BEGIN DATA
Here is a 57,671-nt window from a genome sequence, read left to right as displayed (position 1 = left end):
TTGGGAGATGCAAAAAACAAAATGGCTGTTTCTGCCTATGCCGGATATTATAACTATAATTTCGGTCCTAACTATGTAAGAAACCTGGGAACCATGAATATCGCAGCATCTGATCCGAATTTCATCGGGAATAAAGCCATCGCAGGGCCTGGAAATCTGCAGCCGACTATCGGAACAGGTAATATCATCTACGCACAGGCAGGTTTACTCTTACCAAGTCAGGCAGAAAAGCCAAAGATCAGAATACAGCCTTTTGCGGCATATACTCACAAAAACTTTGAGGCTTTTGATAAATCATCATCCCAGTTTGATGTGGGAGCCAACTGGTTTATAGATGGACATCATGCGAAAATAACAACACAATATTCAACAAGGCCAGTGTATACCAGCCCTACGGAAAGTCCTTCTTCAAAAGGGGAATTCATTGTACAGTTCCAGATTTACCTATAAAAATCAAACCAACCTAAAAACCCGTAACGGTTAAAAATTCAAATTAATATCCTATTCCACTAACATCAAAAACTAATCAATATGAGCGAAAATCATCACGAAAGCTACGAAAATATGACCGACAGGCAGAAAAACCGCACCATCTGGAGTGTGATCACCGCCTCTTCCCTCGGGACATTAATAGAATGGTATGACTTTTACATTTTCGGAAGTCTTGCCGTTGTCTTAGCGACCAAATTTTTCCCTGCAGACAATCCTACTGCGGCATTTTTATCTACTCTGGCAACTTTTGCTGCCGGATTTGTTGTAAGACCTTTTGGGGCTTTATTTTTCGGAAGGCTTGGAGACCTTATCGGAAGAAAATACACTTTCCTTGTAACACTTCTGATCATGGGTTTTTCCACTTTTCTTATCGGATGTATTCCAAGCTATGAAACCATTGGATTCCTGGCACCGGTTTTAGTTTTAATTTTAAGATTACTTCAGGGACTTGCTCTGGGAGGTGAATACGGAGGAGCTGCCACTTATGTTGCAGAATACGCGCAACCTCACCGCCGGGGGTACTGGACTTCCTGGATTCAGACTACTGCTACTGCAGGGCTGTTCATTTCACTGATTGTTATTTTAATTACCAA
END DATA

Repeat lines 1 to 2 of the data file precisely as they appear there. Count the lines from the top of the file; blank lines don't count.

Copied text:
Here is a 57,671-nt window from a genome sequence, read left to right as displayed (position 1 = left end):
TTGGGAGATGCAAAAAACAAAATGGCTGTTTCTGCCTATGCCGGATATTATAACTATAATTTCGGTCCTAACTATGTAAGAAACCTGGGAACCATGAATATCGCAGCATCTGATCCGAATTTCATCGGGAATAAAGCCATCGCAGGGCCTGGAAATCTGCAGCCGACTATCGGAACAGGTAATATCATCTACGCACAGGCAGGTTTACTCTTACCAAGTCAGGCAGAAAAGCCAAAGATCAGAATACAGCCTTTTGCGGCATATACTCACAAAAACTTTGAGGCTTTTGATAAATCATCATCCCAGTTTGATGTGGGAGCCAACTGGTTTATAGATGGACATCATGCGAAAATAACAACACAATATTCAACAAGGCCAGTGTATACCAGCCCTACGGAAAGTCCTTCTTCAAAAGGGGAATTCATTGTACAGTTCCAGATTTACCTATAAAAATCAAACCAACCTAAAAACCCGTAACGGTTAAAAATTCAAATTAATATCCTATTCCACTAACATCAAAAACTAATCAATATGAGCGAAAATCATCACGAAAGCTACGAAAATATGACCGACAGGCAGAAAAACCGCACCATCTGGAGTGTGATCACCGCCTCTTCCCTCGGGACATTAATAGAATGGTATGACTTTTACATTTTCGGAAGTCTTGCCGTTGTCTTAGCGACCAAATTTTTCCCTGCAGACAATCCTACTGCGGCATTTTTATCTACTCTGGCAACTTTTGCTGCCGGATTTGTTGTAAGACCTTTTGGGGCTTTATTTTTCGGAAGGCTTGGAGACCTTATCGGAAGAAAATACACTTTCCTTGTAACACTTCTGATCATGGGTTTTTCCACTTTTCTTATCGGATGTATTCCAAGCTATGAAACCATTGGATTCCTGGCACCGGTTTTAGTTTTAATTTTAAGATTACTTCAGGGACTTGCTCTGGGAGGTGAATACGGAGGAGCTGCCACTTATGTTGCAGAATACGCGCAACCTCACCGCCGGGGGTACTGGACTTCCTGGATTCAGACTACTGCTACTGCAGGGCTGTTCATTTCACTGATTGTTATTTTAATTACCAA